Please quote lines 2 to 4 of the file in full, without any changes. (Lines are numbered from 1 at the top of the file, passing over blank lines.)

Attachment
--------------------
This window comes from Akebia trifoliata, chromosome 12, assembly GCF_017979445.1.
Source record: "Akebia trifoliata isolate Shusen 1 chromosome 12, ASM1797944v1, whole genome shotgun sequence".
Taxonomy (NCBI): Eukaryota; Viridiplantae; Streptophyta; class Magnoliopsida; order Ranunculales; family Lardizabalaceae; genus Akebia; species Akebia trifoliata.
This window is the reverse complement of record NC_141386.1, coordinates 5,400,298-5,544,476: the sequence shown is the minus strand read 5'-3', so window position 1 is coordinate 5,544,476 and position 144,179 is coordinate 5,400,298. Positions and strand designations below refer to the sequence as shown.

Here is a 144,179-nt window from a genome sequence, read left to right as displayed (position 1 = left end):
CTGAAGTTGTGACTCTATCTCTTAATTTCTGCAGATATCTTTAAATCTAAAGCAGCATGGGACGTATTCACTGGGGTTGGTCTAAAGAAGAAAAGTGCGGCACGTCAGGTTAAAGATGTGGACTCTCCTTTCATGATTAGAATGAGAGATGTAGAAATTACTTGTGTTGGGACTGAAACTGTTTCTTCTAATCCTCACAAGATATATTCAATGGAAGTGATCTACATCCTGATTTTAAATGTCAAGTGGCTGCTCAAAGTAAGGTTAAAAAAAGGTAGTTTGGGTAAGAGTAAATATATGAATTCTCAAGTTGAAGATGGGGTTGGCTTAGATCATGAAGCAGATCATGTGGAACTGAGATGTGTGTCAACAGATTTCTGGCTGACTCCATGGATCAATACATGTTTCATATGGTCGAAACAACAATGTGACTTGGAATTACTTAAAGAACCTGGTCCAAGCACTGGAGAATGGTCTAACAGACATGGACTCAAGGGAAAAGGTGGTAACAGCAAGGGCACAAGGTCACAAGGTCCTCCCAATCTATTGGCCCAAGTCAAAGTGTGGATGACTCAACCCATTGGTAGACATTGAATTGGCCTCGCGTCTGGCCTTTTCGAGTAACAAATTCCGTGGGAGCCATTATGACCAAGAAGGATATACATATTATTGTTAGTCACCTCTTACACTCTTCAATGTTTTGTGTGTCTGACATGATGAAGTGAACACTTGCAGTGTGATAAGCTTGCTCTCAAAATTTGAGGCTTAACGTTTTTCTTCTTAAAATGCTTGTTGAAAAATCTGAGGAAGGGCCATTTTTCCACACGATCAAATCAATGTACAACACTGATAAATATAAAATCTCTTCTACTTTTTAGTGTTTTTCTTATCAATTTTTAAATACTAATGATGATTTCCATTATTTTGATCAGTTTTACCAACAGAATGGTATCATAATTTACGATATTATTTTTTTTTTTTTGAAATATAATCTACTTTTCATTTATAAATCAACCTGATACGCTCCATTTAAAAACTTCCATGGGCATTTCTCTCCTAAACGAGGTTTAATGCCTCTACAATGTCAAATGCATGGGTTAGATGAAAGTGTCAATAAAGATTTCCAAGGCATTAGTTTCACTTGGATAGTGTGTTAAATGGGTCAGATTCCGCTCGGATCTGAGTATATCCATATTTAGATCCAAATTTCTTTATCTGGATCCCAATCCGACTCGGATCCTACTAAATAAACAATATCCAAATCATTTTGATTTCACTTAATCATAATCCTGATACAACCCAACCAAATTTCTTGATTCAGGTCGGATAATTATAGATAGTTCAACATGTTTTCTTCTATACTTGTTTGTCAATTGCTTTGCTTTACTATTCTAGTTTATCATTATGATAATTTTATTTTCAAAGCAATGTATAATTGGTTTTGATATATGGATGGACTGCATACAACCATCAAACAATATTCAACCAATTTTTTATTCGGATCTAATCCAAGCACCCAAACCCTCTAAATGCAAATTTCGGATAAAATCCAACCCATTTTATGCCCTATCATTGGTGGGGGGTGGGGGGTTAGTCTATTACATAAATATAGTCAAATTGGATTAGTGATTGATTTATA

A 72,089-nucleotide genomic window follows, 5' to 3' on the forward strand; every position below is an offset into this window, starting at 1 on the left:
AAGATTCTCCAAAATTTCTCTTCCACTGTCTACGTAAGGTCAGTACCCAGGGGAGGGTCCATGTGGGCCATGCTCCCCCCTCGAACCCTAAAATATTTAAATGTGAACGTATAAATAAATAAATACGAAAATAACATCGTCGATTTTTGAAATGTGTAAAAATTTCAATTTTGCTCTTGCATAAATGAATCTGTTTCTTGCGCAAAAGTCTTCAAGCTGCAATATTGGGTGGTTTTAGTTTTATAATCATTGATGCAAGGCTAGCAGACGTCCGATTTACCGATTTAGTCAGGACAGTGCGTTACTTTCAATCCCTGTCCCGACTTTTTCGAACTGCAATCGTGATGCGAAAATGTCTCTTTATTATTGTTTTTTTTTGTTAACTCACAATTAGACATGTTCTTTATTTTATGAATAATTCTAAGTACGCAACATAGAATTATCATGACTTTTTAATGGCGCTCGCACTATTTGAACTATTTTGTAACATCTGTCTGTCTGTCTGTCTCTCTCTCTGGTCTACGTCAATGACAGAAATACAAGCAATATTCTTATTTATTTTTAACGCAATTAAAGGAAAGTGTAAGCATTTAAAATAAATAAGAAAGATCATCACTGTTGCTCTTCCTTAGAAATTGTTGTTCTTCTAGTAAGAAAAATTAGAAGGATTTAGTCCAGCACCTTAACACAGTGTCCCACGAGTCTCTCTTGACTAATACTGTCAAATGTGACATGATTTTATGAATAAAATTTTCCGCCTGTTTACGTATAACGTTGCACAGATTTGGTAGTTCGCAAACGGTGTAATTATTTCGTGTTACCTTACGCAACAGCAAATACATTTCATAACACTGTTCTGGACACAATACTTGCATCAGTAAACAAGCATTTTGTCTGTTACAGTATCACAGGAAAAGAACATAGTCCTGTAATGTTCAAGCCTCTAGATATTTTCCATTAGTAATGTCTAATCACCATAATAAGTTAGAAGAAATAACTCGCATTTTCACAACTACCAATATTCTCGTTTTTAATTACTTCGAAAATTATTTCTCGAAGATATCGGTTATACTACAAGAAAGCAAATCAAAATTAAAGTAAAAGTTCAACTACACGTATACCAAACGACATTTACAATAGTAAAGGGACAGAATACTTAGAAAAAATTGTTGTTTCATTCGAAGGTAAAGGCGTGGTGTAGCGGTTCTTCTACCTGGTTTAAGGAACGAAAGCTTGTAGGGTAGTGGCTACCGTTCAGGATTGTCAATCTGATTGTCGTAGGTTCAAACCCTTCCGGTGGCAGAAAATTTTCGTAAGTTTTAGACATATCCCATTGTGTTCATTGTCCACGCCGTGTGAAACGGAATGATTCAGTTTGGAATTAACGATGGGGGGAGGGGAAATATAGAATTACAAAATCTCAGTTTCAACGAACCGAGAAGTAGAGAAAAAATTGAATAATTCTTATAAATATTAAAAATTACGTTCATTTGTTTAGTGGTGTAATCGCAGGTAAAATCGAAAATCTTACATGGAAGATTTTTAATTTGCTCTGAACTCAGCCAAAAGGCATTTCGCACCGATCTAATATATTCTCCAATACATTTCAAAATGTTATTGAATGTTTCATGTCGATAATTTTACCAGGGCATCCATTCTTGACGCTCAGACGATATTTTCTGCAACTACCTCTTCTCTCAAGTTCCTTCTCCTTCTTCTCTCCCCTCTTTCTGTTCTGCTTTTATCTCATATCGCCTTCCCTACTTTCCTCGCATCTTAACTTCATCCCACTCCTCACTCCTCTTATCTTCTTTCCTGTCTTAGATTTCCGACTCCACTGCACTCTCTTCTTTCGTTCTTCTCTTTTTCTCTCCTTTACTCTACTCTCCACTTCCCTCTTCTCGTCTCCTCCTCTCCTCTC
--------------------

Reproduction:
Source record: "Akebia trifoliata isolate Shusen 1 chromosome 12, ASM1797944v1, whole genome shotgun sequence".
Taxonomy (NCBI): Eukaryota; Viridiplantae; Streptophyta; class Magnoliopsida; order Ranunculales; family Lardizabalaceae; genus Akebia; species Akebia trifoliata.
This window is the reverse complement of record NC_141386.1, coordinates 5,400,298-5,544,476: the sequence shown is the minus strand read 5'-3', so window position 1 is coordinate 5,544,476 and position 144,179 is coordinate 5,400,298. Positions and strand designations below refer to the sequence as shown.